Extending your practice from individuals to couples
Two one-day CPD workshops for counsellors and psychotherapists
Couple work does present additional challenges beyond individual therapy, but this course will condense the essentials in accessible form, focusing especially on the advantages which an embodied and integrative perspective can bring to couple work.
An embodied perspective can significantly enhance couple work, in all aspects of the process: in terms of the therapist’s perceptive skills, our understanding of the dynamic as well as powerful opportunities for intervention.
The habitual patterns which couples struggle with are mainly triggered, communicated and perpetuated on non-verbal and pre-reflexive levels. For most couples, mutual projective identifications occur subliminally and are difficult to notice and bring into awareness through traditional couple work relying on the ‘talking therapies’ and interpretations.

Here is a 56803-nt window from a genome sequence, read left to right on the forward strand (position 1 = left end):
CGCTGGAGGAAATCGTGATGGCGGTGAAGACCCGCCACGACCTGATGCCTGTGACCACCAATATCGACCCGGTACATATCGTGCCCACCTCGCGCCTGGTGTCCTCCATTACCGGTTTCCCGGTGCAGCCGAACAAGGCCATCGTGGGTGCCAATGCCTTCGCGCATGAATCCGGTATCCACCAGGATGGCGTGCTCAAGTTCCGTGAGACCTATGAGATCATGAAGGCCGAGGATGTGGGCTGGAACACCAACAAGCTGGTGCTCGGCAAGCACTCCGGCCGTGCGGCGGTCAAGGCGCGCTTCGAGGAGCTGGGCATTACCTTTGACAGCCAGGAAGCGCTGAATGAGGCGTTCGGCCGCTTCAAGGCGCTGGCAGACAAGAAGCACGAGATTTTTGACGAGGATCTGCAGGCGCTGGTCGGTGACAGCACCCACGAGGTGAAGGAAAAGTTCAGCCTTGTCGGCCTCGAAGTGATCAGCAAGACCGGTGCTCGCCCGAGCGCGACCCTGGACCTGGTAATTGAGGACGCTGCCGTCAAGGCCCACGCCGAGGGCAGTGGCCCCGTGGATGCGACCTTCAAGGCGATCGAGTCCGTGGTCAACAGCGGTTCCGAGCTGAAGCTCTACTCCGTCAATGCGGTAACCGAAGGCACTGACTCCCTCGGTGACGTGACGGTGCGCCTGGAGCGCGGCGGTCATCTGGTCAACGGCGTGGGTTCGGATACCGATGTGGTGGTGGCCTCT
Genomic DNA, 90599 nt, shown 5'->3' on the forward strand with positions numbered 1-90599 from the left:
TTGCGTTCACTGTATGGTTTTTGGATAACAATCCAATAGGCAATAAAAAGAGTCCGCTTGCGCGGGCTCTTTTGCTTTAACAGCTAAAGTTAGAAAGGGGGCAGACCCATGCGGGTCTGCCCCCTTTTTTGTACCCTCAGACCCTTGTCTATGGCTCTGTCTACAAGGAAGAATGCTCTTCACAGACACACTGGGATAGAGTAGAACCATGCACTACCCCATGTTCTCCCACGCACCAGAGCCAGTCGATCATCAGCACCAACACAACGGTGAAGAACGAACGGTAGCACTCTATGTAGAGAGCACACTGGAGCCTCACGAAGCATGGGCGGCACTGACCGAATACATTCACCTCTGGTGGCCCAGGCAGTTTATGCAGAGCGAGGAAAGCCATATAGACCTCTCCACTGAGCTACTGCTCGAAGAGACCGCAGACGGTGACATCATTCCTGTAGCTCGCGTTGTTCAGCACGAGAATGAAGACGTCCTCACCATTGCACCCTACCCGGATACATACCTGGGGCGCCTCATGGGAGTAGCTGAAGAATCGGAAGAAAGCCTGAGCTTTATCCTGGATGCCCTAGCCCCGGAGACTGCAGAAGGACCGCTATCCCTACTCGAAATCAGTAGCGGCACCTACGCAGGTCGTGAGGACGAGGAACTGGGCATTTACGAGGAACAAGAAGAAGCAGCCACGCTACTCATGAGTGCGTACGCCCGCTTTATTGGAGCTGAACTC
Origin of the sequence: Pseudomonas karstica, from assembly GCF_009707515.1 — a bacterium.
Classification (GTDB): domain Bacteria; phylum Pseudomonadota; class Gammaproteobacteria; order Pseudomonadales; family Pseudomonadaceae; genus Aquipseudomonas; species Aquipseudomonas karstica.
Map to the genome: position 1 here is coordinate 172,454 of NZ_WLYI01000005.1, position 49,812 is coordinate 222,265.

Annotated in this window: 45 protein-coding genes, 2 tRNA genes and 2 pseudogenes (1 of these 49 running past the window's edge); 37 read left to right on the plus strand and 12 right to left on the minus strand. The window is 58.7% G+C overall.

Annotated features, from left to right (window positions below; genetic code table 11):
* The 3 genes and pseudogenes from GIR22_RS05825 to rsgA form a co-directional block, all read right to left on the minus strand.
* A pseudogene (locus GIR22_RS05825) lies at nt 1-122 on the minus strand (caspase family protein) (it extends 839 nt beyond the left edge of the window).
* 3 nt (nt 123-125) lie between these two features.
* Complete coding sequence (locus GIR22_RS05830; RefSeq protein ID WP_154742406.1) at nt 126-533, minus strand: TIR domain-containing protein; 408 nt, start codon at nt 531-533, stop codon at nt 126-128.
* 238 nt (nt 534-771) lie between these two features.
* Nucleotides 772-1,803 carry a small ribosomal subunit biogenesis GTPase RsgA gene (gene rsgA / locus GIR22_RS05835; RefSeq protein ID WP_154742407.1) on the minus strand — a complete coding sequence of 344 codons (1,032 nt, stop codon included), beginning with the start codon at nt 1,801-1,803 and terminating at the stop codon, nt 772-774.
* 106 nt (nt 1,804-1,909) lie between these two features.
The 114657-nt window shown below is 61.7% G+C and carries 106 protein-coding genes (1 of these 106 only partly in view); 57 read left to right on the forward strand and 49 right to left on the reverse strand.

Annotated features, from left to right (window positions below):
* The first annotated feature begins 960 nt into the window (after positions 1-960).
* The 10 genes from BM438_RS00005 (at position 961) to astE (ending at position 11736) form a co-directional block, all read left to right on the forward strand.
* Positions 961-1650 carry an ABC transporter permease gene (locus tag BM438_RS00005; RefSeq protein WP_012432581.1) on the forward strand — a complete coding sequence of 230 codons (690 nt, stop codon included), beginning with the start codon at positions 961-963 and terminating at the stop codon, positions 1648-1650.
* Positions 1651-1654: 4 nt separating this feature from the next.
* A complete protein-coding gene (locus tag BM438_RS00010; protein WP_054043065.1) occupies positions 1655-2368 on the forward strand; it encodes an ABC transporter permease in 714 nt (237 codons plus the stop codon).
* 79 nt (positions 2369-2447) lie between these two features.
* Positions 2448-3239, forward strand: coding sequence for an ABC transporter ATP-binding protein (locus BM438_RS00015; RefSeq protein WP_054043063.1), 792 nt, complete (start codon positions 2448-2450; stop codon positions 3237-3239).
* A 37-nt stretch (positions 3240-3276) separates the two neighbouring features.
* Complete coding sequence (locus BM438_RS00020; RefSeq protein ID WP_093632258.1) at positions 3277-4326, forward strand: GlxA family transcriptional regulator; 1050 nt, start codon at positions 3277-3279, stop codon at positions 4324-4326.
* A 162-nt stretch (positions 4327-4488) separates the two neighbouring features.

An integrative approach allows the therapist a creative range of interventions – using techniques from Gestalt, constellations, process-oriented psychology to help the couple discover experientially both the root of their patterns as well as new ways of relating.
The format of the two workshops is designed to allow you to gain some experience in between, for us to reflect and work on during the second workshop.
Some of the topics we may address:
• the promise of falling in love: the other will provide protection against woundedness
• the systemic fit: who the partners represent in each other’s family system
• embodied awareness of each partner’s internal object relations
• complex vicious cycles of child – idealised parent – bad parent - child
• mutual projective identifications (how the partners ‘dream each other up’)
• one of the purposes / side-effects of the relationship is to destroy each other’s defences
• each partner becomes the other’s guide towards individuation
• “Can Love Last?” (after the book by Stephen Mitchell) – the vulnerability of attachment